The mystery of all these labor troubles is that the laboring men who permit themselves to become members of trades unions do not see the danger with which they surround themselves when they assist in forming associations for compelling from their employers what their employers cannot afford to yield. They have then assumed a position of open antagonism to the existence of the very interests upon which they are utterly dependent for their own sustenance. They immediately close avenues for their own assistance, restrict the operation of those commercial forces whose untrammeled and unrestricted working are absolutely essential to the existence of all safely-conducted business and trade, and, instead of deriving any benefit from their warfare upon their employers, are invariably obliged to sustain great losses and withstand severe privation, while plunging other classes of workingmen into want and penury; for it is an invariable law, that when one great business interest is assailed by the labor it employs, capital quickly feels the approach of danger and swiftly retreats into mysterious hiding-places, leaving other business interests unable to sustain themselves. Thus thousands of other laborers are grievously wronged through the criminally unjust action of a comparatively small body of men, whose rights are in no way superior to those who have been thus injured.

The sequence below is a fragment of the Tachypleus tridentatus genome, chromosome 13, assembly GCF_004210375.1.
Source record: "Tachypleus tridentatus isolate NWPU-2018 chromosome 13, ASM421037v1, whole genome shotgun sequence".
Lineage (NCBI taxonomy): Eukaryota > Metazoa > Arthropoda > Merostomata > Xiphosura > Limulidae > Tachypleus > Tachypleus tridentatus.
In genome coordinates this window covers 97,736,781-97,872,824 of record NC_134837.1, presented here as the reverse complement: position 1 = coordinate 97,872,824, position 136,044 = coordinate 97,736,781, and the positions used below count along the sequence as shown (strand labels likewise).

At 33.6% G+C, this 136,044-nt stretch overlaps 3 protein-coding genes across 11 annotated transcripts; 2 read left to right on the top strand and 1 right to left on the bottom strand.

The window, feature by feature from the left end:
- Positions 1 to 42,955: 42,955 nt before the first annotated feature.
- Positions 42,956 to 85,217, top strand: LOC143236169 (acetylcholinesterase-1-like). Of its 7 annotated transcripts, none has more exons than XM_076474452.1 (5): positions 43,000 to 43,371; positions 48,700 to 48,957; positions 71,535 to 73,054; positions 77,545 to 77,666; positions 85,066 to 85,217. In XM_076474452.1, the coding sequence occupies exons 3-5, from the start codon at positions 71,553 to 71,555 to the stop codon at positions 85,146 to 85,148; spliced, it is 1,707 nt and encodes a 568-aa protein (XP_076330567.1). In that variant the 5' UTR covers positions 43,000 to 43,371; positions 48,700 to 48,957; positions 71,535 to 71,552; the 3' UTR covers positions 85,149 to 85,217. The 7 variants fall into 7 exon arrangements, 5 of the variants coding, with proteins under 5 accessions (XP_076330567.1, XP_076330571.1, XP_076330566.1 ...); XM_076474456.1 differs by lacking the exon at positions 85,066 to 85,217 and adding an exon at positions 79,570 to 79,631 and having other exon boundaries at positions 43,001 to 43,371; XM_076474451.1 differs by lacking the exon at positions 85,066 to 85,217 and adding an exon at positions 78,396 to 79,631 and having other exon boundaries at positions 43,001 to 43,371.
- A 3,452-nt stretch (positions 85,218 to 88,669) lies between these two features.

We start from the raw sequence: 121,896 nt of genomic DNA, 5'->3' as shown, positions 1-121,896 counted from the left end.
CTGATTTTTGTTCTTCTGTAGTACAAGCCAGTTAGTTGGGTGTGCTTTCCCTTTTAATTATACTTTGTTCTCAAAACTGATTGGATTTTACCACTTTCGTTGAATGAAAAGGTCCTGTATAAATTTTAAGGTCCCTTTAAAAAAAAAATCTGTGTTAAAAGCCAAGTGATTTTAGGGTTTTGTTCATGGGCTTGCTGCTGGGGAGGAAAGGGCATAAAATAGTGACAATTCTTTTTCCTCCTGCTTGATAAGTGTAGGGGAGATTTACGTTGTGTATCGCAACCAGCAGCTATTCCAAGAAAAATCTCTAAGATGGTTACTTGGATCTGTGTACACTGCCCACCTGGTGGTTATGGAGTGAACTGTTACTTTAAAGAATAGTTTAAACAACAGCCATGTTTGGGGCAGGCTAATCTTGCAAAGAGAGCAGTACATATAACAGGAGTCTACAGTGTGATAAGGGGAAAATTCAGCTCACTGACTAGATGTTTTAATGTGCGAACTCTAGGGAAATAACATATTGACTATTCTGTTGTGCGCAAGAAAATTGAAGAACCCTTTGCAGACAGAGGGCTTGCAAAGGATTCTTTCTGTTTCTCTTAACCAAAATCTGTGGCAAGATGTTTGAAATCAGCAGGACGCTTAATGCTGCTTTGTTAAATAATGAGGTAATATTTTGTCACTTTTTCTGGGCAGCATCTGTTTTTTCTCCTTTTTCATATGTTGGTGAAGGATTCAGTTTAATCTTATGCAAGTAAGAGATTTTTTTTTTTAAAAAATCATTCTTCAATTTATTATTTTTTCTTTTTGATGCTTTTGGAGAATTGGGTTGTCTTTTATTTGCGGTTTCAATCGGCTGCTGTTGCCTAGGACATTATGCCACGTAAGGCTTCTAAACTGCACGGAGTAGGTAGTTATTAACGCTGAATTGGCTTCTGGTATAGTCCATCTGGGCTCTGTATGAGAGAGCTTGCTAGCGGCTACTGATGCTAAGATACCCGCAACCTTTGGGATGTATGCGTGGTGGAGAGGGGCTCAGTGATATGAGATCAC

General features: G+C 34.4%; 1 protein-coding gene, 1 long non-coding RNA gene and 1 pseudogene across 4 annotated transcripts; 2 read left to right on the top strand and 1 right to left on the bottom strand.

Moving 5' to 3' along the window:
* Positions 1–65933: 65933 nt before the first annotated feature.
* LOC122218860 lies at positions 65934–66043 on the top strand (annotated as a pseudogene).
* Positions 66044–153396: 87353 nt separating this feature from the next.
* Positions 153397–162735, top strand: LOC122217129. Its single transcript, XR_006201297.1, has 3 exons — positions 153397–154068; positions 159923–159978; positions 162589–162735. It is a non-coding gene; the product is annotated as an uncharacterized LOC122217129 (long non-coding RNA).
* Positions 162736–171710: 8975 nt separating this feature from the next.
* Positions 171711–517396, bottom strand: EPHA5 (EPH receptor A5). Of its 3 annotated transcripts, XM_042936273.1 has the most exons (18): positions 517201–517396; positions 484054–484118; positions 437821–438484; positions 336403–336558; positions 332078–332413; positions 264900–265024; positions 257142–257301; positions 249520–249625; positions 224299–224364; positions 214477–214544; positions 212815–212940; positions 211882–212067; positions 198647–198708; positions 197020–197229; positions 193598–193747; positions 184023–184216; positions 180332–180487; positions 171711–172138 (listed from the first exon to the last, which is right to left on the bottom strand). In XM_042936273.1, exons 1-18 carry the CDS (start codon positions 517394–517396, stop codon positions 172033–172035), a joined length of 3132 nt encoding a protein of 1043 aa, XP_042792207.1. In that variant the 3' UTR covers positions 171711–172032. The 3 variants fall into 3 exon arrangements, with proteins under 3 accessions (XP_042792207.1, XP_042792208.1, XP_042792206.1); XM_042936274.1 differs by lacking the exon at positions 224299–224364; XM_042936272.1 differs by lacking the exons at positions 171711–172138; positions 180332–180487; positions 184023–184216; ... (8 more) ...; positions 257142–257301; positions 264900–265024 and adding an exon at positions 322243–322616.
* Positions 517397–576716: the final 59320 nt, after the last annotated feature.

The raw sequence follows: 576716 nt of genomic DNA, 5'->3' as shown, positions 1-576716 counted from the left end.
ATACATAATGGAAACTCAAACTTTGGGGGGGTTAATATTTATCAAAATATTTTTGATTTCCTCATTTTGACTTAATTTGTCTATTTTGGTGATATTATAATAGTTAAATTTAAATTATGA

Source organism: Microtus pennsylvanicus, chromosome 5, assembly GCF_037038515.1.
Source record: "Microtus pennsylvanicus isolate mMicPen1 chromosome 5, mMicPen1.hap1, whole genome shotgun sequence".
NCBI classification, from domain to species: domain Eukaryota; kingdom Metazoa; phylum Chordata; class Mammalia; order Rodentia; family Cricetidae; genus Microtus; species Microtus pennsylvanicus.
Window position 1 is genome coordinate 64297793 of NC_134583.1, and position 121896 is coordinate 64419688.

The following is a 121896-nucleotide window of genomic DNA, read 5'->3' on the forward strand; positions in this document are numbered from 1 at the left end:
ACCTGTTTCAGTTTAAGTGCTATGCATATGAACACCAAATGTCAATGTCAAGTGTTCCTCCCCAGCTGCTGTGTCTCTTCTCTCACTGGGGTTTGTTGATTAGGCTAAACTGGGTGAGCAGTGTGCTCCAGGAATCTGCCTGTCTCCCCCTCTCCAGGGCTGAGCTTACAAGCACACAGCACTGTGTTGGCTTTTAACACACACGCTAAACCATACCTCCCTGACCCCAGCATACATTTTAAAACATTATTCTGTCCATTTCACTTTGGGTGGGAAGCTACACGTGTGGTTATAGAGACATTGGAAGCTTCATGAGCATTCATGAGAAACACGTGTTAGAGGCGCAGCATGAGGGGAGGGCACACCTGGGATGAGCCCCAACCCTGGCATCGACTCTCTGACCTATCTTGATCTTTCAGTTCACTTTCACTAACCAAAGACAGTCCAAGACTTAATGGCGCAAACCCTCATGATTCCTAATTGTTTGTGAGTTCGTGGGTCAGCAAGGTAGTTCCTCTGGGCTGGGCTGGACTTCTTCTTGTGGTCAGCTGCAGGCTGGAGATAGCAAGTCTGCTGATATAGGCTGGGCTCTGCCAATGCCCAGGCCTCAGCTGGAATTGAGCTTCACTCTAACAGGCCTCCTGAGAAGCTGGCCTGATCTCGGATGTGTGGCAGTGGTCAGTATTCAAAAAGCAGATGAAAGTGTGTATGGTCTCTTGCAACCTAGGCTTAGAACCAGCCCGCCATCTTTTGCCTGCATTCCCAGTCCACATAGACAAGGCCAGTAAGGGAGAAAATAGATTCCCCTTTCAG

It is a well-established fact that the business failures throughout the United States were more numerous for a stated period subsequent to the great July strikes of '77 than for any other like period during the four years of unprecedented business depression which preceded that time. No one will deny that they were the direct result of the strikes. Hundreds of firms, unable to withstand the additional complications which the disaster imposed, were ruined, and thousands of workmen were thrown out of employment. The strikers got nothing but idleness and its vicious results. But, even had they been benefited by a forced increase of wages, who is to compensate those thousands of workingmen that were deprived of their means of gaining a livelihood for themselves and families through the suicidal acts of those who insolently deranged the entire business of a great country?

The motto of many of these turbulent associations is "Liberty, Fraternity, Equality." What is that kind of "liberty" which is the result of a rule of force upon one class of people and interests by any other class or interest?